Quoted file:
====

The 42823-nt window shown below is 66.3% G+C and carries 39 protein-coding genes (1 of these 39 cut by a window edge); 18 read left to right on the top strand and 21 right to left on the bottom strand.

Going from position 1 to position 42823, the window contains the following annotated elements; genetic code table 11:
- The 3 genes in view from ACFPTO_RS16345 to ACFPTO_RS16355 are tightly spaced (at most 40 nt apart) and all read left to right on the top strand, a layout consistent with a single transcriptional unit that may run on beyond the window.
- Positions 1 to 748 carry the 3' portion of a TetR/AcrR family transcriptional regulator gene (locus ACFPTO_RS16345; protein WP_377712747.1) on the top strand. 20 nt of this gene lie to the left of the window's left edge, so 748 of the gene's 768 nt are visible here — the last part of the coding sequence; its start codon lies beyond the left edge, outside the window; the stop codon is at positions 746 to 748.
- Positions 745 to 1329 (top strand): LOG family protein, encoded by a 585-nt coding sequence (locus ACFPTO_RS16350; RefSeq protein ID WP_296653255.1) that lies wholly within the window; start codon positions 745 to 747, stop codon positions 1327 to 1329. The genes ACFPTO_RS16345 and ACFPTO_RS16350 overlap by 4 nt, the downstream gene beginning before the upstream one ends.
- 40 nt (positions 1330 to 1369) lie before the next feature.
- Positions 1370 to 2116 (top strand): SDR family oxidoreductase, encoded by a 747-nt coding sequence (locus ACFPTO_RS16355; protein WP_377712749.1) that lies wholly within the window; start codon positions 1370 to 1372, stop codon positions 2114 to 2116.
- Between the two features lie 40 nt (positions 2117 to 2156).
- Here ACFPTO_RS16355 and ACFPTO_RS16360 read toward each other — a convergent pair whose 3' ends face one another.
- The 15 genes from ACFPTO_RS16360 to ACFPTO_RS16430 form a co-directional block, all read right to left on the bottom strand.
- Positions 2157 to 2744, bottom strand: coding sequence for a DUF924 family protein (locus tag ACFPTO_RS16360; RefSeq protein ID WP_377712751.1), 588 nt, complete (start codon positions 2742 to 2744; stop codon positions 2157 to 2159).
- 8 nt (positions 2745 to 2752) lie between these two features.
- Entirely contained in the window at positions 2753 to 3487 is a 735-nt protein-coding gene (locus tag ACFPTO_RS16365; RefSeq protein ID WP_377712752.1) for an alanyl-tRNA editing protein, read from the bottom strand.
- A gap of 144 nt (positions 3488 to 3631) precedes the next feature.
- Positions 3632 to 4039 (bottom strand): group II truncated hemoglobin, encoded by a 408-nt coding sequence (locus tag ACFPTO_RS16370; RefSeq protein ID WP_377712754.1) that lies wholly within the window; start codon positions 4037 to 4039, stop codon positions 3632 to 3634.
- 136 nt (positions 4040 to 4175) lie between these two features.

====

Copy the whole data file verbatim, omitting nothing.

The 42823-nt window shown below is 66.3% G+C and carries 39 protein-coding genes (1 of these 39 cut by a window edge); 18 read left to right on the top strand and 21 right to left on the bottom strand.

Going from position 1 to position 42823, the window contains the following annotated elements; genetic code table 11:
- The 3 genes in view from ACFPTO_RS16345 to ACFPTO_RS16355 are tightly spaced (at most 40 nt apart) and all read left to right on the top strand, a layout consistent with a single transcriptional unit that may run on beyond the window.
- Positions 1 to 748 carry the 3' portion of a TetR/AcrR family transcriptional regulator gene (locus ACFPTO_RS16345; protein WP_377712747.1) on the top strand. 20 nt of this gene lie to the left of the window's left edge, so 748 of the gene's 768 nt are visible here — the last part of the coding sequence; its start codon lies beyond the left edge, outside the window; the stop codon is at positions 746 to 748.
- Positions 745 to 1329 (top strand): LOG family protein, encoded by a 585-nt coding sequence (locus ACFPTO_RS16350; RefSeq protein ID WP_296653255.1) that lies wholly within the window; start codon positions 745 to 747, stop codon positions 1327 to 1329. The genes ACFPTO_RS16345 and ACFPTO_RS16350 overlap by 4 nt, the downstream gene beginning before the upstream one ends.
- 40 nt (positions 1330 to 1369) lie before the next feature.
- Positions 1370 to 2116 (top strand): SDR family oxidoreductase, encoded by a 747-nt coding sequence (locus ACFPTO_RS16355; protein WP_377712749.1) that lies wholly within the window; start codon positions 1370 to 1372, stop codon positions 2114 to 2116.
- Between the two features lie 40 nt (positions 2117 to 2156).
- Here ACFPTO_RS16355 and ACFPTO_RS16360 read toward each other — a convergent pair whose 3' ends face one another.
- The 15 genes from ACFPTO_RS16360 to ACFPTO_RS16430 form a co-directional block, all read right to left on the bottom strand.
- Positions 2157 to 2744, bottom strand: coding sequence for a DUF924 family protein (locus tag ACFPTO_RS16360; RefSeq protein ID WP_377712751.1), 588 nt, complete (start codon positions 2742 to 2744; stop codon positions 2157 to 2159).
- 8 nt (positions 2745 to 2752) lie between these two features.
- Entirely contained in the window at positions 2753 to 3487 is a 735-nt protein-coding gene (locus tag ACFPTO_RS16365; RefSeq protein ID WP_377712752.1) for an alanyl-tRNA editing protein, read from the bottom strand.
- A gap of 144 nt (positions 3488 to 3631) precedes the next feature.
- Positions 3632 to 4039 (bottom strand): group II truncated hemoglobin, encoded by a 408-nt coding sequence (locus tag ACFPTO_RS16370; RefSeq protein ID WP_377712754.1) that lies wholly within the window; start codon positions 4037 to 4039, stop codon positions 3632 to 3634.
- 136 nt (positions 4040 to 4175) lie between these two features.